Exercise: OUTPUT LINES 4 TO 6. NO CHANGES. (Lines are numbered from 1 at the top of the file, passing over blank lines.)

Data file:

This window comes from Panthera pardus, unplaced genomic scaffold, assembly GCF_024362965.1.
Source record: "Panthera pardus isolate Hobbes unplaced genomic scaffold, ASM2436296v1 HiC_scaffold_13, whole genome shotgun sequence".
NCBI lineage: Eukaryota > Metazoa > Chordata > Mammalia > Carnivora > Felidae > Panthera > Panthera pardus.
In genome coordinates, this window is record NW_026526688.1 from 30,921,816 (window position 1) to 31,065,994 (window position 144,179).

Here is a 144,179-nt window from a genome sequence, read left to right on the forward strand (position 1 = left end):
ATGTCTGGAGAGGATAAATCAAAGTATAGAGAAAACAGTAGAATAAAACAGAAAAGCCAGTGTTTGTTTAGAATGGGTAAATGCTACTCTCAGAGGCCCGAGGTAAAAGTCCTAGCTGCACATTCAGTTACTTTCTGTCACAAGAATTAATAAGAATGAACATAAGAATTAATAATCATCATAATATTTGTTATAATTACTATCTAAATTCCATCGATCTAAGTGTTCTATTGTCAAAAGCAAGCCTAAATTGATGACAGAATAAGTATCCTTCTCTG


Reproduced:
In genome coordinates, this window is record NW_026526688.1 from 30,921,816 (window position 1) to 31,065,994 (window position 144,179).

Here is a 144,179-nt window from a genome sequence, read left to right on the forward strand (position 1 = left end):
ATGTCTGGAGAGGATAAATCAAAGTATAGAGAAAACAGTAGAATAAAACAGAAAAGCCAGTGTTTGTTTAGAATGGGTAAATGCTACTCTCAGAGGCCCGAGGTAAAAGTCCTAGCTGCACATTCAGTTACTTTCTGTCACAAGAATTAATAAGAATGAACATAAGAATTAATAATCATCATAATATTTGTTATAATTACTATCTAAATTCCATCGATCTAAGTGTTCTATTGTCAAAAGCAAGCCTAAATTGATGACAGAATAAGTATCCTTCTCTG